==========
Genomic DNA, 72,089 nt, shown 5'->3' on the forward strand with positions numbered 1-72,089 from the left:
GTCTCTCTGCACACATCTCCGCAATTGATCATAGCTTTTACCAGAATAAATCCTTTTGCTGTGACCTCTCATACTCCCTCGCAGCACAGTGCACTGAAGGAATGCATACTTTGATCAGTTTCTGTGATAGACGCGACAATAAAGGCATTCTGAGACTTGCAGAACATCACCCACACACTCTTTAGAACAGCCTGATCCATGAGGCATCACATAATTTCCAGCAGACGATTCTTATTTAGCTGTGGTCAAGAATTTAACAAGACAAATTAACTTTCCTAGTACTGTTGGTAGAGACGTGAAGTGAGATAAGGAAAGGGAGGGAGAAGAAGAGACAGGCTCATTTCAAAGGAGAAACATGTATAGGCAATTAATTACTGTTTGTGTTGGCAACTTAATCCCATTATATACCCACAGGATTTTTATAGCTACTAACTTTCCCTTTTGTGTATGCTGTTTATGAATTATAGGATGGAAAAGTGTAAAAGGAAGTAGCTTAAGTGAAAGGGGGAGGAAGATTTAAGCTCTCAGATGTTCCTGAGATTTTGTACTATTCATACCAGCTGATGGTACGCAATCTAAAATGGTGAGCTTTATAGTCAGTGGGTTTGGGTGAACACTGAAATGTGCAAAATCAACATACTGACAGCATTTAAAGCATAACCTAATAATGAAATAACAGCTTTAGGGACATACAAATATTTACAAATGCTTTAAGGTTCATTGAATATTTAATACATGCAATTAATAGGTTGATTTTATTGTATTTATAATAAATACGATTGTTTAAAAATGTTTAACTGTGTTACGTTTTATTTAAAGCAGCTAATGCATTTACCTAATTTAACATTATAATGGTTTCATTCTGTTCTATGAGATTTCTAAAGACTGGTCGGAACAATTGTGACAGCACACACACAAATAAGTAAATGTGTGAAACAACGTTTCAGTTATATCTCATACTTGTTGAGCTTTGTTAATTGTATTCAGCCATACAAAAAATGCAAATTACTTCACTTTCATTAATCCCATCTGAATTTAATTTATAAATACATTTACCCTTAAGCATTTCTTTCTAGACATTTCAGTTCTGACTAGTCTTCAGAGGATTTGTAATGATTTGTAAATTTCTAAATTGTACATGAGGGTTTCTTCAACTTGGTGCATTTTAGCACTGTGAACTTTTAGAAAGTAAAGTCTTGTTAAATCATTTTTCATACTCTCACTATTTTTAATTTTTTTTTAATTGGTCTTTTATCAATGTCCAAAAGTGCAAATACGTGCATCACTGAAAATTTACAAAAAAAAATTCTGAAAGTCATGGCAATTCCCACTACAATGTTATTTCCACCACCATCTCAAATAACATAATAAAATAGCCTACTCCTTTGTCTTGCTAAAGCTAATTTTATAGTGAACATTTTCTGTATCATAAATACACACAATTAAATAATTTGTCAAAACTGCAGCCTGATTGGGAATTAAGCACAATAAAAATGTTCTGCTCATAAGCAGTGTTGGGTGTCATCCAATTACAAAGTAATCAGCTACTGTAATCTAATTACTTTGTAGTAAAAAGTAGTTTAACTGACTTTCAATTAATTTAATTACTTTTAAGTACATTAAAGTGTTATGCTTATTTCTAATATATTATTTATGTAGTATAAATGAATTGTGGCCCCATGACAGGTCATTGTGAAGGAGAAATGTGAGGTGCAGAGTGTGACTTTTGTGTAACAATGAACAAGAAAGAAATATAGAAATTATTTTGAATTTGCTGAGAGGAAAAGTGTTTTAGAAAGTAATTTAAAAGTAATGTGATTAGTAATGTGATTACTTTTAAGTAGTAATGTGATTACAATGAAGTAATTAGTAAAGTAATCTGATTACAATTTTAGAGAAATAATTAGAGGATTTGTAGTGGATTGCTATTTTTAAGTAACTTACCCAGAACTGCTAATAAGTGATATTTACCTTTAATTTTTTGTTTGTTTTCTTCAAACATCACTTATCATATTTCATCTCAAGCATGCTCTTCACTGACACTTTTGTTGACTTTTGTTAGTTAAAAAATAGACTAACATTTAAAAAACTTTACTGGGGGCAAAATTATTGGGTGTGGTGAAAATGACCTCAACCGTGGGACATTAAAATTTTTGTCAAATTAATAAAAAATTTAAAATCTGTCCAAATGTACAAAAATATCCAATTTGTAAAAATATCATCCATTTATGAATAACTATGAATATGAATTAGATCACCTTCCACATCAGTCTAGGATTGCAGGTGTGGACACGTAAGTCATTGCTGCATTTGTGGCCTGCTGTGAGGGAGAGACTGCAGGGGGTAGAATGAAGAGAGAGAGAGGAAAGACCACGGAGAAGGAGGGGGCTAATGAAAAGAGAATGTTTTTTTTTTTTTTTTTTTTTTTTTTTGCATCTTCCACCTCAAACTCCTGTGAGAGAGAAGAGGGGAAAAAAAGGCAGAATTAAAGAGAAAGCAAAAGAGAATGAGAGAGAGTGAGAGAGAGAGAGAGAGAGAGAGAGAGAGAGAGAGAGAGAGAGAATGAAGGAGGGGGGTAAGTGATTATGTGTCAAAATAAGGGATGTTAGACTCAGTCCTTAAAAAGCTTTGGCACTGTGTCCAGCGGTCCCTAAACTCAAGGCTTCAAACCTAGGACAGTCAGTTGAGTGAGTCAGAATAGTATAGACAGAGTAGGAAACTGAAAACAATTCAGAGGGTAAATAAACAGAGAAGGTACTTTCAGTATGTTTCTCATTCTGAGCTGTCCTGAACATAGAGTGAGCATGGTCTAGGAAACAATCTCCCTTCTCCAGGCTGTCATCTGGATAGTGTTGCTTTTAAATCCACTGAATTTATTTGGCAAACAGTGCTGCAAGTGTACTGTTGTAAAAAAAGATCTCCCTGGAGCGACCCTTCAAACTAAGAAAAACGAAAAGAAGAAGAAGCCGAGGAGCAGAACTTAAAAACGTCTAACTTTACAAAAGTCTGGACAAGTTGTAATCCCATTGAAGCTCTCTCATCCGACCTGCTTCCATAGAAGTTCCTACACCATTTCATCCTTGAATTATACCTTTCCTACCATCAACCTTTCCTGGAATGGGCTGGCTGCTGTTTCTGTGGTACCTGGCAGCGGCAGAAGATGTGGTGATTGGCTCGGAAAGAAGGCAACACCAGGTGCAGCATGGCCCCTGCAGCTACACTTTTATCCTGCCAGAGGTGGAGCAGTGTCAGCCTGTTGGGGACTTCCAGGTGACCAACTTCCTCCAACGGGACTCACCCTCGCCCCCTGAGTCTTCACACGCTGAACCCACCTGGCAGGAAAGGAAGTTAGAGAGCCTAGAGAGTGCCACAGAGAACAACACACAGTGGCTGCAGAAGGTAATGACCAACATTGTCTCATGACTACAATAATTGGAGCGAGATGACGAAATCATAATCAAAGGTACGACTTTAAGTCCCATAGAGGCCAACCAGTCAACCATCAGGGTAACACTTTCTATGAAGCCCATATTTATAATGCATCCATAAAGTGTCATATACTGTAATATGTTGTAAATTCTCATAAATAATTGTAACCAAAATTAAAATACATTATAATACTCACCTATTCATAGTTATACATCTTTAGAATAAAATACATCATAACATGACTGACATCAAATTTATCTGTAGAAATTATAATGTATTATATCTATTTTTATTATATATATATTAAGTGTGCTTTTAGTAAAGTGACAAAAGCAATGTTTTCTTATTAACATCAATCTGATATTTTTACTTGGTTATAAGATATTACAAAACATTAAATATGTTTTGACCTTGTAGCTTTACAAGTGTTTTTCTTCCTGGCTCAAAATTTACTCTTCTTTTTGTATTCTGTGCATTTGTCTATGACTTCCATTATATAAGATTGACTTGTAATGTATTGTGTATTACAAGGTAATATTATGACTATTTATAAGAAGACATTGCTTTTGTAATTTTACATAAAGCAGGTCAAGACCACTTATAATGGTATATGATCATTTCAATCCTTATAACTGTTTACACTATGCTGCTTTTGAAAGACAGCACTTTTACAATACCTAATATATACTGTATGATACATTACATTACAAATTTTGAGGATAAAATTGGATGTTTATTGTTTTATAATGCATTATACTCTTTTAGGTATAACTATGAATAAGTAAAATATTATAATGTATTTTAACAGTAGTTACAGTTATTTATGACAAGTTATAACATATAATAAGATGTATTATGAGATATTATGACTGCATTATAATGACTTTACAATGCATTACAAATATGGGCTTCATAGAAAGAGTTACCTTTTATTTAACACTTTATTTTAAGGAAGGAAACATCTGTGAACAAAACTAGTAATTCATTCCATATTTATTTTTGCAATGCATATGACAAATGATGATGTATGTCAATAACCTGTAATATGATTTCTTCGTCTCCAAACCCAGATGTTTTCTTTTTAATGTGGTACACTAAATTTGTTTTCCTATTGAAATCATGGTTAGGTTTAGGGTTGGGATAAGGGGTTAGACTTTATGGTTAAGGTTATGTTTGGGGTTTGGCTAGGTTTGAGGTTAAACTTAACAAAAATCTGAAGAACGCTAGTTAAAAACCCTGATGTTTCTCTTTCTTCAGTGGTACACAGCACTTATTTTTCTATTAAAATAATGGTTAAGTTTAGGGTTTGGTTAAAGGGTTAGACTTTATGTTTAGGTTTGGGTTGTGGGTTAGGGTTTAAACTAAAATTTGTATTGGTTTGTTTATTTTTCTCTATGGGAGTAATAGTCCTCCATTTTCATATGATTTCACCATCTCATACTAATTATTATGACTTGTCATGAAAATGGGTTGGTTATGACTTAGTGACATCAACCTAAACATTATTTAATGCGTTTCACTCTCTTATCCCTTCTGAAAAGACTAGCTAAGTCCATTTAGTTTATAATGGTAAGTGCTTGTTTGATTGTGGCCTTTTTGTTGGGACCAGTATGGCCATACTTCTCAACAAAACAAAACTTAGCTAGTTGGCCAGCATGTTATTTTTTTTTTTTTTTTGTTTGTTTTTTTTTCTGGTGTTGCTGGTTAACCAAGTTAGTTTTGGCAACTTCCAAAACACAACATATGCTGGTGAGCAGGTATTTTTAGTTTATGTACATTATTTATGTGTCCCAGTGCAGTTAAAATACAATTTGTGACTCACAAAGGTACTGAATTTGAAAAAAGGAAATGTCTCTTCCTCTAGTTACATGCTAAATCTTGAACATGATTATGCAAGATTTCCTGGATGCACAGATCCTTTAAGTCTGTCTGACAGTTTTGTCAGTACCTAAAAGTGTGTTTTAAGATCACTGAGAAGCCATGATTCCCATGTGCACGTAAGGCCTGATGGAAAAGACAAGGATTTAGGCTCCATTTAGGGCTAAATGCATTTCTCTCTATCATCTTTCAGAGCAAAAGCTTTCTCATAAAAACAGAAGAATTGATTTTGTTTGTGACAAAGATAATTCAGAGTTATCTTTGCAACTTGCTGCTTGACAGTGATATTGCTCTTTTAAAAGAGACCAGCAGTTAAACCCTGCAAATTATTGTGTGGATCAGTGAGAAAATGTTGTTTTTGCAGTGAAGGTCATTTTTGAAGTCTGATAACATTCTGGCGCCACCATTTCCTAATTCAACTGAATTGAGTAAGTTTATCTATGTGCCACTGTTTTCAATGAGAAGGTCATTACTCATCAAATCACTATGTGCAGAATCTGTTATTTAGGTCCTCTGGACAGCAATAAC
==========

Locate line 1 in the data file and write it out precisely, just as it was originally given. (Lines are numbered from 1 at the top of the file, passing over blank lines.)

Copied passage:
Genomic DNA, 72,089 nt, shown 5'->3' on the forward strand with positions numbered 1-72,089 from the left: